The campaigns’ emphasis is always on connecting with voters. But they are reluctant to talk about the behind-the-scenes digital manoeuvring that some voters might find sinister, such as data mining, “micro targeting” and its even more precise cousin, “nano-targeting”. “If the innovation in 2008 was social media, the innovation in 2012 is micro-targeting through Big Data,” says Andrew Rasiej, the founder of Personal Democracy Media, which tracks the intersection of technology and politics, describing the change as “exponential”. Four years ago, the Obama team was a pioneer in website development and online fundraising, which enabled the future president to shatter all previous records with his US$800 million campaign. In comparison, George W Bush’s election campaign in 2000 cost US$100 million, considered an outrageous amount of money at the time. This year the candidates’ campaigns are expected to raise US$1 billion each, while the mostly Republican-aligned outside groups will raise an additional US$1 billion.

The Obama campaign’s huge database of supporters and piles of cash, combined with a young support base energised by its hope and change message, helped the President’s team build a field organisation that remains in place, and unparalleled, today. But this year, both campaigns are taking the use of social media to a new level, combining knowledge of their supporters with information about their online preferences and online behaviour. Both are deploying an unprecedented number of website tracking tools to create profiles of people’s internet habits, enabling them to be targeted with personalised ads when they visit other websites. The Financial Times reported late last month that hosted 160 unique monitoring technologies on its site from May until August, according to Ghostery, a firm that keeps tabs on online tracking. had 110 unique tracking technologies over the same period. By keeping watch on visitors to their sites, the campaigns’ tech whizzes are able to write algorithms to tailor their message to their audience and – hopefully – influence voters.


“Everything about how campaigns at a presidential level are getting out the vote has changed,” says Michael Cornfield, an expert on politics and the internet at George Washington University. Every time someone uses social media, they leave a digital trace, and all those traces are being collected and cross-checked against voter files. States keep rolls of who is registered and who shows up to vote, and some also include party affiliation, giving campaigns an extra piece of vital information. The scope for picking up information from these digital traces is huge. About 60% of American adults use social networking sites like Facebook or Twitter, according to a survey by the Pew Research Centre’s Internet & American Life Project. It also found that two-thirds of these users – or four out of every 10 American adults – have used social media for civic or political activities.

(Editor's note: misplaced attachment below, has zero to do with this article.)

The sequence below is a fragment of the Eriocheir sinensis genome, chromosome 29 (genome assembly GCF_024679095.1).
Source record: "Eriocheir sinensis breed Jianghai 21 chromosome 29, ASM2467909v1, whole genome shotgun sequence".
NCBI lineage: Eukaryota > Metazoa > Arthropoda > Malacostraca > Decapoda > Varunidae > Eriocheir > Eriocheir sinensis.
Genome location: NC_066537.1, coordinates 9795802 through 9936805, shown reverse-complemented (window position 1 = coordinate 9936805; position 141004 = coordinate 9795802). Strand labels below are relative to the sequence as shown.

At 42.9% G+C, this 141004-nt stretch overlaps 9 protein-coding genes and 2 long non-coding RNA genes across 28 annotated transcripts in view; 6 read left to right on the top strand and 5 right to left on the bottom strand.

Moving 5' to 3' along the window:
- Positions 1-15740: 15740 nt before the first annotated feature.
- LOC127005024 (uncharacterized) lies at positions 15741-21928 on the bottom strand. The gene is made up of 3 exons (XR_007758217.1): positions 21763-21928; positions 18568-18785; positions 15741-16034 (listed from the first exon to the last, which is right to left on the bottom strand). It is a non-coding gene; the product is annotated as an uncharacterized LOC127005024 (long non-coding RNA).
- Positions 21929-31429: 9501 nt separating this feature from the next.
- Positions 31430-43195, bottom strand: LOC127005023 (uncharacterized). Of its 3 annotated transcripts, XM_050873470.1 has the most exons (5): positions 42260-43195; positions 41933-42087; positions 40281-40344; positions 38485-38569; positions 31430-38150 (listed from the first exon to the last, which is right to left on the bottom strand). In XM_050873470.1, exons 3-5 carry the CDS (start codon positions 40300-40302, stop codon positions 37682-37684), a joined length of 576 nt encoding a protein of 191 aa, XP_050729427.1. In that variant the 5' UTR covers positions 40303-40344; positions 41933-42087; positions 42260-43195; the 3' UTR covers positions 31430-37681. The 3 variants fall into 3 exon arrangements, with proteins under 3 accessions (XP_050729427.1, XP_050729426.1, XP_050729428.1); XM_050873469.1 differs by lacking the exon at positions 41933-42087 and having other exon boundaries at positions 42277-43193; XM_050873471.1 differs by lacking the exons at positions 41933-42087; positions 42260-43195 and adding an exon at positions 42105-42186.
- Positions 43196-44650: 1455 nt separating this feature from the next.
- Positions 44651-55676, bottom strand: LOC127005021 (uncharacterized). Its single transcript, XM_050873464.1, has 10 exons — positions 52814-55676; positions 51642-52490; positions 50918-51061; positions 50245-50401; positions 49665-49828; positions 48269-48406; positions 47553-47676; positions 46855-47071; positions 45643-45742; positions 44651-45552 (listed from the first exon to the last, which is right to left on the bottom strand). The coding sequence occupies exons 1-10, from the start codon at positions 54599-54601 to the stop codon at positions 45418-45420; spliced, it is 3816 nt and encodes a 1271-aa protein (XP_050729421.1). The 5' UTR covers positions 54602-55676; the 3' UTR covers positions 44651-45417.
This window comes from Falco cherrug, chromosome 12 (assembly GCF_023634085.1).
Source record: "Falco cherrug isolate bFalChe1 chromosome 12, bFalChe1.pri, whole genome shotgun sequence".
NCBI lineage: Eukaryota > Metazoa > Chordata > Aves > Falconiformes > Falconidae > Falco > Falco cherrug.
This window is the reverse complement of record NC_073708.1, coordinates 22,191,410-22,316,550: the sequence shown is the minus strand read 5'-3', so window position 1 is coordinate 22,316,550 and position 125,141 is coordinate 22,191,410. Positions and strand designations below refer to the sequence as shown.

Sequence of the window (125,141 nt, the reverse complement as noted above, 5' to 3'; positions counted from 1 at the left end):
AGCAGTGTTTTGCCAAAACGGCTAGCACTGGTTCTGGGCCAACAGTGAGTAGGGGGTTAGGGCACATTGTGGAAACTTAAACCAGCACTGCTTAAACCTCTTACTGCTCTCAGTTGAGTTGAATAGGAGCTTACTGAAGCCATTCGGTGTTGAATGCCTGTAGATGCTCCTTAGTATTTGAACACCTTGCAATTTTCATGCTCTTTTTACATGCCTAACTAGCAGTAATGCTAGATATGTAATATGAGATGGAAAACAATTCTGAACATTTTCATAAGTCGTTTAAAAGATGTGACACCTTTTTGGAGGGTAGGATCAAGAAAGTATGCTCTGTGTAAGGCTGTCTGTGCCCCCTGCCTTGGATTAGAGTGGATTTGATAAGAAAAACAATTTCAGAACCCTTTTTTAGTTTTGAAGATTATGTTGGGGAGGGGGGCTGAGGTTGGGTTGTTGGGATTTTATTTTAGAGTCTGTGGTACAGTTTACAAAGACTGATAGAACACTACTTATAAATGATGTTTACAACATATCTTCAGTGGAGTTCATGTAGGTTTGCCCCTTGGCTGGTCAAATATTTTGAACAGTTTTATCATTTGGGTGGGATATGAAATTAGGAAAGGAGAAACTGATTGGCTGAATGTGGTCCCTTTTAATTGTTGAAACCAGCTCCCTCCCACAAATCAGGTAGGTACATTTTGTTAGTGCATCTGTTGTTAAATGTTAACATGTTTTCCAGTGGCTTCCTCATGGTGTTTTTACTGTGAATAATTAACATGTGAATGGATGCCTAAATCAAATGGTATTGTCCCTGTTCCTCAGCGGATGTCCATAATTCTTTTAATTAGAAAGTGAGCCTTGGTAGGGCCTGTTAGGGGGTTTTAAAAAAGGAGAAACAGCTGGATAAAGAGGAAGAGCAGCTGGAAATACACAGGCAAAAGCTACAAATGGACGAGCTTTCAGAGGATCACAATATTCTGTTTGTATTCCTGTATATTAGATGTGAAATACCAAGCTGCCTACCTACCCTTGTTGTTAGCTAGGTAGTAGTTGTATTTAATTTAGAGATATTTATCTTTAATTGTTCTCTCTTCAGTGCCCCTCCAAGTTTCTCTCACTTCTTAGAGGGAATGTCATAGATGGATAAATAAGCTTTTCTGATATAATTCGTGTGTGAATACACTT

“All this demographic and behavioural information – the websites you’ve been to, the pages you’ve liked – is now fodder for the campaigns as they attempt to get out the vote. That’s a big change,” Cornfield says. For example, a mother in Wisconsin who orders eco-friendly nappies and drives a Toyota Prius might see a banner ad featuring Michelle Obama, and a Latina student in Nevada who visits TMZ, the celebrity gossip site, might see an ad in Spanish. The Obama campaign might not even bother with a middle-aged man in Virginia who has a gas-guzzling SUV and gets his news from Fox, the conservative channel. Tailored messaging does not end with the computer screen. It is all linked so volunteers who head out with clipboards know who lives in a house before they knock on the door and they are told what points to emphasise to appeal to that particular voter.

Although Obama has the advantage on the ground, the playing field is much more level when it comes to micro-targeting, Cornfield says. “Neither campaign really has the edge in this technology. Obama has more field offices and volunteers in the battleground states, but they both have the same access to technology.” Rasiej agrees the two campaigns are more evenly matched on micro-targeting, but adds that Obama has an advantage simply because his team has been at it longer. “And the longer that you’re at it, the smarter the data gets,” he says. Privacy advocates have voiced concern about the massive amounts of personal information the campaigns are collecting, and about what happens to the data after the election. Both campaigns say they are keenly aware of privacy concerns and will not pass information onto third parties. But the bottom line for both is to get elected. As Rasiej puts it: “The campaigns’ job is to win, not to create a better democracy.”

Anna Fifield, a New Zealander, is the US political correspondent for the Financial Times.